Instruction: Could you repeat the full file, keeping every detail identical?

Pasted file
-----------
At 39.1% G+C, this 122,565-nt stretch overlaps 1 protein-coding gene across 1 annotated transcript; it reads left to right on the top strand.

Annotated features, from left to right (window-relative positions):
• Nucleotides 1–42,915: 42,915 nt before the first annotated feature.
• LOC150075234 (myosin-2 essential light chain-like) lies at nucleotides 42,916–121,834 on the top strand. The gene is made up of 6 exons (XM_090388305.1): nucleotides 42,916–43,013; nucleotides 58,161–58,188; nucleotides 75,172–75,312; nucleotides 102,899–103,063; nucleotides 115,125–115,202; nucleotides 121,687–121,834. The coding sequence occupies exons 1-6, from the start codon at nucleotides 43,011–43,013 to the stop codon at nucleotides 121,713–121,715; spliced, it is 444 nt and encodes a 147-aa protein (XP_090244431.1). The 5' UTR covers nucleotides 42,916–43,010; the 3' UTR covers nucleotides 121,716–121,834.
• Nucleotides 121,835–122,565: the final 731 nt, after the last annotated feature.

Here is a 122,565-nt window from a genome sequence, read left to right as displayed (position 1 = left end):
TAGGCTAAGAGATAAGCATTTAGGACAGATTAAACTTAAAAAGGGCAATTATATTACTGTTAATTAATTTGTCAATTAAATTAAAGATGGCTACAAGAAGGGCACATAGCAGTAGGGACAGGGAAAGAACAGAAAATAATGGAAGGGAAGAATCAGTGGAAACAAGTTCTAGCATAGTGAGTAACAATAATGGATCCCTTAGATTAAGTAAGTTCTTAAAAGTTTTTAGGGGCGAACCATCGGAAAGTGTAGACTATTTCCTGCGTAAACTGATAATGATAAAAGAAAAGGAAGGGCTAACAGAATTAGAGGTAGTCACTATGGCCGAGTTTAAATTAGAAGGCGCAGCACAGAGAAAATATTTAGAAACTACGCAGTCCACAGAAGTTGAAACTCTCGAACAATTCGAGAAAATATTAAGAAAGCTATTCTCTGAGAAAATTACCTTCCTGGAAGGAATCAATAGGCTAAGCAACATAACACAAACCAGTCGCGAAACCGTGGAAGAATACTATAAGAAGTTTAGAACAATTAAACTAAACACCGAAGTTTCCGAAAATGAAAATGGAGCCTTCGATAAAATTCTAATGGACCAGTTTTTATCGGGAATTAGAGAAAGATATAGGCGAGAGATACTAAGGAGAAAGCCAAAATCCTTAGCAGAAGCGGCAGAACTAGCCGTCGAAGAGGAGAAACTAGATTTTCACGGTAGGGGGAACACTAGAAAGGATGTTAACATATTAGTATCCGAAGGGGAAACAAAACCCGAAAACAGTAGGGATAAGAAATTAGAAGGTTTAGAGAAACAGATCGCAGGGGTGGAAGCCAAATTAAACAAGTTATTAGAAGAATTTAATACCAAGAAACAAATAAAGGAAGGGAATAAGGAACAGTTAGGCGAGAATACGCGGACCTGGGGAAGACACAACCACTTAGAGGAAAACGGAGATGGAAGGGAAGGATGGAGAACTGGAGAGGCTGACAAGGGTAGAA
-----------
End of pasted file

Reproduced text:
At 39.1% G+C, this 122,565-nt stretch overlaps 1 protein-coding gene across 1 annotated transcript; it reads left to right on the top strand.

Annotated features, from left to right (window-relative positions):
• Nucleotides 1–42,915: 42,915 nt before the first annotated feature.
• LOC150075234 (myosin-2 essential light chain-like) lies at nucleotides 42,916–121,834 on the top strand. The gene is made up of 6 exons (XM_090388305.1): nucleotides 42,916–43,013; nucleotides 58,161–58,188; nucleotides 75,172–75,312; nucleotides 102,899–103,063; nucleotides 115,125–115,202; nucleotides 121,687–121,834. The coding sequence occupies exons 1-6, from the start codon at nucleotides 43,011–43,013 to the stop codon at nucleotides 121,713–121,715; spliced, it is 444 nt and encodes a 147-aa protein (XP_090244431.1). The 5' UTR covers nucleotides 42,916–43,010; the 3' UTR covers nucleotides 121,716–121,834.
• Nucleotides 121,835–122,565: the final 731 nt, after the last annotated feature.

Here is a 122,565-nt window from a genome sequence, read left to right as displayed (position 1 = left end):
TAGGCTAAGAGATAAGCATTTAGGACAGATTAAACTTAAAAAGGGCAATTATATTACTGTTAATTAATTTGTCAATTAAATTAAAGATGGCTACAAGAAGGGCACATAGCAGTAGGGACAGGGAAAGAACAGAAAATAATGGAAGGGAAGAATCAGTGGAAACAAGTTCTAGCATAGTGAGTAACAATAATGGATCCCTTAGATTAAGTAAGTTCTTAAAAGTTTTTAGGGGCGAACCATCGGAAAGTGTAGACTATTTCCTGCGTAAACTGATAATGATAAAAGAAAAGGAAGGGCTAACAGAATTAGAGGTAGTCACTATGGCCGAGTTTAAATTAGAAGGCGCAGCACAGAGAAAATATTTAGAAACTACGCAGTCCACAGAAGTTGAAACTCTCGAACAATTCGAGAAAATATTAAGAAAGCTATTCTCTGAGAAAATTACCTTCCTGGAAGGAATCAATAGGCTAAGCAACATAACACAAACCAGTCGCGAAACCGTGGAAGAATACTATAAGAAGTTTAGAACAATTAAACTAAACACCGAAGTTTCCGAAAATGAAAATGGAGCCTTCGATAAAATTCTAATGGACCAGTTTTTATCGGGAATTAGAGAAAGATATAGGCGAGAGATACTAAGGAGAAAGCCAAAATCCTTAGCAGAAGCGGCAGAACTAGCCGTCGAAGAGGAGAAACTAGATTTTCACGGTAGGGGGAACACTAGAAAGGATGTTAACATATTAGTATCCGAAGGGGAAACAAAACCCGAAAACAGTAGGGATAAGAAATTAGAAGGTTTAGAGAAACAGATCGCAGGGGTGGAAGCCAAATTAAACAAGTTATTAGAAGAATTTAATACCAAGAAACAAATAAAGGAAGGGAATAAGGAACAGTTAGGCGAGAATACGCGGACCTGGGGAAGACACAACCACTTAGAGGAAAACGGAGATGGAAGGGAAGGATGGAGAACTGGAGAGGCTGACAAGGGTAGAA